The whites (Viognier & Pedro Ximinez) are a different story...leave them on the skins for an hour or so, then press into stainless steel. I am doing everything on a shoe string so haven't got any jacketed tanks. I have a commercial draught beer cooler connected to "serpentines"...helical coolers...which I put in the tanks...drop the temp to around 12C (54F)...and they take about a month to ferment dry. A few years ago I made a bone dry PX with very ripe grapes 29/30 Brix that had an ABV of >18%...so the natural yeast is capable of handling high alcohol.
I've never had any problem with oxidation. Though I suppose that the whites might live longer with addition of sulphites. I am by no means a natural wine evangelist.
I took these pix for you a few minutes ago...a sort of garage set up.
 

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Thanks, that makes sense. What would you sugest as the safest way of introducing the meta now before I bottle. I presume I can't stir it into the existing secondary because of the sediment.
if I add metabisulfite, I will add about 2 weeks before I bottle. This is done when I rack the wine to remove any sediment (large amount) that has settled in the carboy fill the carboy about 1/4 to 1/3rd and add the metabisulfite (liquid I have made from about 1/2 a pack that the wine supplier provides) and then fill the carboy with the remaining wine.
The only other time I will add metabisulfite is when I rack initially from fermentor to carboy. again same procedure.
Typically I will rack 1 to 2 times while in the carboy (6-10months), all depends on sediment.

As I mentioned I have never had an issue with O2 etc. Wine tastes great and really do not know what o2 taste but I do know what so3 taste is.

I should mentioned that bottles are washed then flushed with a strong metabisulfite solution, then left to dry on drying rack. Will bottle next day.
 
I also follow the recommended every 3 months or so dose of kmeta. If I am not racking at that time, I just stir it in. If I am racking, I add it during the racking process to let the wine mix it as it gets moved from one container to the other.

The amount of time the wine is exposed to air during the stirring or racking process isn't enough to oxidize, especially with the kmeta being added at that time.
A that explains what I am missng, I have not been racking every 3 months so I have some sediment. I guess I can just rack now, stir in the kmeta then bottle.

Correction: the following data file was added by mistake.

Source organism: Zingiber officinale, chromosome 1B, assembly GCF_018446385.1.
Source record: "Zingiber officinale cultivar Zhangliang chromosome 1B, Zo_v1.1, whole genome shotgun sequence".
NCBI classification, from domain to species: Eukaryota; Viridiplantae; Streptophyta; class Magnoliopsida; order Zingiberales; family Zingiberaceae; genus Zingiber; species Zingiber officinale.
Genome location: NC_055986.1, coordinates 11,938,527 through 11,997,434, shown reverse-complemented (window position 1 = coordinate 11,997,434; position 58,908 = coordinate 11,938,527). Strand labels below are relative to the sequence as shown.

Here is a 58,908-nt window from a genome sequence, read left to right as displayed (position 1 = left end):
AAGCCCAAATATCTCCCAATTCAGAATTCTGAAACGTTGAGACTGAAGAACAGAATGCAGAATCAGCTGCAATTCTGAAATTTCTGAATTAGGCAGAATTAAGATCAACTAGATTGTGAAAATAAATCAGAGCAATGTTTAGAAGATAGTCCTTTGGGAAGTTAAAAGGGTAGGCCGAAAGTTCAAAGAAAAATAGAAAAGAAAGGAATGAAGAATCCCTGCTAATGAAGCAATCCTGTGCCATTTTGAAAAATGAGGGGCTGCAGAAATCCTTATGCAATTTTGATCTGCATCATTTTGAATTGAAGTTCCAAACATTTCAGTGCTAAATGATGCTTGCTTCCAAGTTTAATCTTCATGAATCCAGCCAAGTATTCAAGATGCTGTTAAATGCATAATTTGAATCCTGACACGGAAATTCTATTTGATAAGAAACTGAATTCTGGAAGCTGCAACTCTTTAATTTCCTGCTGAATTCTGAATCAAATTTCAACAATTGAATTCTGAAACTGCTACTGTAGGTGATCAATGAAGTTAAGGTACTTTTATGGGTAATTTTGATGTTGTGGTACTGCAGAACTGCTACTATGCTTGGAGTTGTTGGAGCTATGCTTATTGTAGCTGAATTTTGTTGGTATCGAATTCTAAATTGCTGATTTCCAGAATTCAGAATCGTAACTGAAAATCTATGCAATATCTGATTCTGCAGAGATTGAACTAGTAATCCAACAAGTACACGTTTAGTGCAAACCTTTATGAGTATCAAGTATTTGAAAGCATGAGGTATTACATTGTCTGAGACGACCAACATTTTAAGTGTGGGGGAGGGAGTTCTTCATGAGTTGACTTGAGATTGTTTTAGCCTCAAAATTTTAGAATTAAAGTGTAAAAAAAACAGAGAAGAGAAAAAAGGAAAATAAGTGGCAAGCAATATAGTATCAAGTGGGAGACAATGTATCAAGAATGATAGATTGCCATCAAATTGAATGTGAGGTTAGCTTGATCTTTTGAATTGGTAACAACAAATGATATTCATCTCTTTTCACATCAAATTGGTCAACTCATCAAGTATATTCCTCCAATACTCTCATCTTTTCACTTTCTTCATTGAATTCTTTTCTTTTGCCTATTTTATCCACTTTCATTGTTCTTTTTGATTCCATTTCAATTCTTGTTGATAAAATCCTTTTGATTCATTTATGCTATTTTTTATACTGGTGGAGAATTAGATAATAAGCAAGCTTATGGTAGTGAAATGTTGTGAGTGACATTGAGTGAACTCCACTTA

A that explains what I am missng, I have not been racking every 3 months so I have some sediment. I guess I can just rack now, stir in the kmeta then bottle.
There is no need to rack every 3 months.

Gross lees (fruit solids) supposedly drops within 24-72 hours of the end of fermentation. I typically rack off the gross lees 1 to 3 weeks after pressing (fruit) or moving juice under airlock. After that I don't normally rack again until bottling time, which is 3-6 months for whites and 12+ months for barreled wines.

The lees that drop during bulk aging are fine lees (yeast hulls) which are harmless, and can be beneficial. Search on "sur lie" and "battonage" for information regarding using fine lees to develop aroma, flavor, and complexity.
 
There is no need to rack every 3 months.

Gross lees (fruit solids) supposedly drops within 24-72 hours of the end of fermentation. I typically rack off the gross lees 1 to 3 weeks after pressing (fruit) or moving juice under airlock. After that I don't normally rack again until bottling time, which is 3-6 months for whites and 12+ months for barreled wines.

The lees that drop during bulk aging are fine lees (yeast hulls) which are harmless, and can be beneficial. Search on "sur lie" and "battonage" for information regarding using fine lees to develop aroma, flavor, and complexity.
OK, but back to my original question about adding kmeta before bottling. Do you rack to a new fermenter whilst adding kmeta then bottle straight away?
 
OK, but back to my original question about adding kmeta before bottling. Do you rack to a new fermenter whilst adding kmeta then bottle straight away?
Normally, yes. I start the siphon, add K-meta to the receiving container, stir a few times during the rack, and again when done to ensure the K-meta is distributed. Then bottle.
 
All my wines are from grapes. Once I rack off the gross lees, about 2-4 weeks, after fermentation is complete it goes through MLF for 3-4 months. After that racking and sulfiting the wine doesn't get racked until right before filtering and bottling which is anywhere from 12 to 16 months total. I do a heavy initial sulfite of about 70 ppm once MLF is complete. If it's in glass I may add sulfites (without racking) at a 6 or so month interval. In barrels I do check the sulfite levels every month or 2 and only add enough to get the levels to 40 - 50 ppm.